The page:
Dorothy Auchterlonie Green was born in Sunderland, County Durham, England, on the 28th May 1915, and moved to Australia in 1927, at the age of twelve. After leaving school she taught at a small private school in Sydney, where the headmistress encouraged her to enrol at university. She attended the University of Sydney, where she took first-class honours and then an M.A. in English.
In 1944 she married literary historian, critic and Sydney University Librarian H. M. Green (q.v.). From 1942-1949, she worked as a reader, journalist, essayist, reviewer, broadcaster and news editor with the News Service of the ABC. From 1955 to 1960 she was co-principal of the Presbyterian Girls' College, Warwick, Queensland. She became the first woman lecturer at Monash University, lecturing in Australian, English and American literature (1961-1963). She then moved to Canberra and lectured in English and Australian Literature at the Australian National University (1964-1972), and the English Department, Royal Military College, Duntroon (1976-1980). On her retirement from teaching, she became an Honorary Visiting Fellow in the English Department at Duntroon, and then the Australian Defence Force Academy, Canberra.
Green was an academic, a scholar, a critic, a writer and a poet, who contributed articles and reviews to almost all Australia's literary, cultural, and political journals and newspapers. Her contribution to Australian literature includes co-editorship of Hermes, three volumes of poetry, collections of critical essays, lectures, articles, reviews and biographies.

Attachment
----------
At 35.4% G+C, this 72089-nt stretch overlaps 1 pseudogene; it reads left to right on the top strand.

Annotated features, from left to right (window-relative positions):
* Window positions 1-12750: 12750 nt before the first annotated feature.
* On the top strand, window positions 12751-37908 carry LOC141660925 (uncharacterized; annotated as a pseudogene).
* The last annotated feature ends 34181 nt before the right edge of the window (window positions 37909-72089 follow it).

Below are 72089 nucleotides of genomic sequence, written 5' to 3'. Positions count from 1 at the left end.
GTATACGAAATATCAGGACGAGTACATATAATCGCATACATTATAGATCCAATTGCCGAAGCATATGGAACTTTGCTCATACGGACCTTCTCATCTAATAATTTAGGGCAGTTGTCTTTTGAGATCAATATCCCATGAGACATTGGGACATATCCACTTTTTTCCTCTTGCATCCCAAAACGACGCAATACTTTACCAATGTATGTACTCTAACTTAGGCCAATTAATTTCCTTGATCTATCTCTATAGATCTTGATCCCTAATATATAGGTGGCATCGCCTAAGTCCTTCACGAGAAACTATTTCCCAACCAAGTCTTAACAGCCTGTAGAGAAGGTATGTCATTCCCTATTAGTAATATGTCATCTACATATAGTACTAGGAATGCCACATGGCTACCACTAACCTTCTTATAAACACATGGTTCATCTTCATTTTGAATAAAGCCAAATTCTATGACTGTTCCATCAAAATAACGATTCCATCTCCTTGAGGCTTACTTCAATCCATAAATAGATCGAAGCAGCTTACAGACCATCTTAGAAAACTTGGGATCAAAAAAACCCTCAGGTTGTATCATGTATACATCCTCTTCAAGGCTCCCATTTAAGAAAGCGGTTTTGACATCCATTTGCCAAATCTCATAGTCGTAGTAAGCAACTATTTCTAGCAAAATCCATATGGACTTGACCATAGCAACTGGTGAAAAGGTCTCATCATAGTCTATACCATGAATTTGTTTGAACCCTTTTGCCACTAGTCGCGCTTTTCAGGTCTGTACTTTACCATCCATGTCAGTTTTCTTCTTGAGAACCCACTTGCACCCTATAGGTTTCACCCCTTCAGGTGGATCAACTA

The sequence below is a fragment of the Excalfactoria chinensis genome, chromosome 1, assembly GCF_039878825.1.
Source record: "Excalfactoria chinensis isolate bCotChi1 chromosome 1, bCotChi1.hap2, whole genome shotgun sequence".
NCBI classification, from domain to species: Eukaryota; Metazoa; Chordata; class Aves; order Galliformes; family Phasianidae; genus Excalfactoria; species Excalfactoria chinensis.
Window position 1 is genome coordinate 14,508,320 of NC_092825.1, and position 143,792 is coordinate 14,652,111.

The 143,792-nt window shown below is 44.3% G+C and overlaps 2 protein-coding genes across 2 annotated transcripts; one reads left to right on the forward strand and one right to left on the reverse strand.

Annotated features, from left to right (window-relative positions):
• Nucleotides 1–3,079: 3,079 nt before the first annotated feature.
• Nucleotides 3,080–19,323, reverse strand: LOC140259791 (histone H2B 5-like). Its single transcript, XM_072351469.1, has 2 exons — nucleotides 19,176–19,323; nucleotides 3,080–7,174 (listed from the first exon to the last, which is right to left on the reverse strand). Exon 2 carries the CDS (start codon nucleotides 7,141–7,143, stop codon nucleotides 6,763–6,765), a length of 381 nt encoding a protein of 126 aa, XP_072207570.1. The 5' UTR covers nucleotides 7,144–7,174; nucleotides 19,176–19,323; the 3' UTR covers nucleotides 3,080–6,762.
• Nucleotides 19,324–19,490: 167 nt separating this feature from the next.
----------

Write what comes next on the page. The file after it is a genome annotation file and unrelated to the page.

Green was the recipient of the Townsville Foundation for Australian Literary Studies Award, 1973 (winner), the FAW Barbara Ramsden Award for the Book of the Year, 1973 (joint winner). Her achievements were recognised throughout her long and distinguished career. In 1984 she was awarded the OAM and in 1988 an AO, in recognition of her services to Australian literature. In December 1987 she was awarded an honorary degree of Doctor of Letters from the University of New South Wales. She was an Honorary Life Member of the Association of Australian Literature, which honours her in the form of the annual Dorothy Green Lecture.
A classic interpretative study of HHR's fiction and its genesis in the life and temperament of the author, and a scholarly critical study which broke new ground on its publication. It examines the psychological necessity underlying HHR's artistic creations, and provides a firm factual base from which to assess her achievement.